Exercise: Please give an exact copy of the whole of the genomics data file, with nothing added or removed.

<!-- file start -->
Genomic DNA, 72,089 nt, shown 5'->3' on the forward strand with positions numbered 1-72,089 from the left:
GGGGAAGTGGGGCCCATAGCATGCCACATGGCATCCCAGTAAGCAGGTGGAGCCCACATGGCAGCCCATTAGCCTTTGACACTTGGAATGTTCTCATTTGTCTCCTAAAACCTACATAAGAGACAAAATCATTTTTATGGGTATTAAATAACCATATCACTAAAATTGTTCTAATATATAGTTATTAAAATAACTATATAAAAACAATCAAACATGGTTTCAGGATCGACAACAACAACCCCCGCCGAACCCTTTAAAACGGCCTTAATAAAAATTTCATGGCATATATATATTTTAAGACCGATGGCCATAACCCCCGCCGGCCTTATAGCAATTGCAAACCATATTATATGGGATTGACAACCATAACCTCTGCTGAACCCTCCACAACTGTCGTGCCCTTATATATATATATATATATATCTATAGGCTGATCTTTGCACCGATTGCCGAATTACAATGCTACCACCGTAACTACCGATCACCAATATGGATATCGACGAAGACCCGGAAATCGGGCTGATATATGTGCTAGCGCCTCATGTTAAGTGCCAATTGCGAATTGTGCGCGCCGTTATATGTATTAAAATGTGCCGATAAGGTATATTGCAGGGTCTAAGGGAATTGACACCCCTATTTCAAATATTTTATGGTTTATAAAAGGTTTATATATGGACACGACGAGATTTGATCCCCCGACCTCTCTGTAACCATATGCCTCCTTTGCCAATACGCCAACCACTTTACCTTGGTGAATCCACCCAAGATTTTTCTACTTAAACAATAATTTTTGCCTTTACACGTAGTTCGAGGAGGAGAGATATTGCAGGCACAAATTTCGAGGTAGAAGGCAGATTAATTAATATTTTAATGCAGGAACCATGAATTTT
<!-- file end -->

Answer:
Genomic DNA, 72,089 nt, shown 5'->3' on the forward strand with positions numbered 1-72,089 from the left:
GGGGAAGTGGGGCCCATAGCATGCCACATGGCATCCCAGTAAGCAGGTGGAGCCCACATGGCAGCCCATTAGCCTTTGACACTTGGAATGTTCTCATTTGTCTCCTAAAACCTACATAAGAGACAAAATCATTTTTATGGGTATTAAATAACCATATCACTAAAATTGTTCTAATATATAGTTATTAAAATAACTATATAAAAACAATCAAACATGGTTTCAGGATCGACAACAACAACCCCCGCCGAACCCTTTAAAACGGCCTTAATAAAAATTTCATGGCATATATATATTTTAAGACCGATGGCCATAACCCCCGCCGGCCTTATAGCAATTGCAAACCATATTATATGGGATTGACAACCATAACCTCTGCTGAACCCTCCACAACTGTCGTGCCCTTATATATATATATATATATATCTATAGGCTGATCTTTGCACCGATTGCCGAATTACAATGCTACCACCGTAACTACCGATCACCAATATGGATATCGACGAAGACCCGGAAATCGGGCTGATATATGTGCTAGCGCCTCATGTTAAGTGCCAATTGCGAATTGTGCGCGCCGTTATATGTATTAAAATGTGCCGATAAGGTATATTGCAGGGTCTAAGGGAATTGACACCCCTATTTCAAATATTTTATGGTTTATAAAAGGTTTATATATGGACACGACGAGATTTGATCCCCCGACCTCTCTGTAACCATATGCCTCCTTTGCCAATACGCCAACCACTTTACCTTGGTGAATCCACCCAAGATTTTTCTACTTAAACAATAATTTTTGCCTTTACACGTAGTTCGAGGAGGAGAGATATTGCAGGCACAAATTTCGAGGTAGAAGGCAGATTAATTAATATTTTAATGCAGGAACCATGAATTTT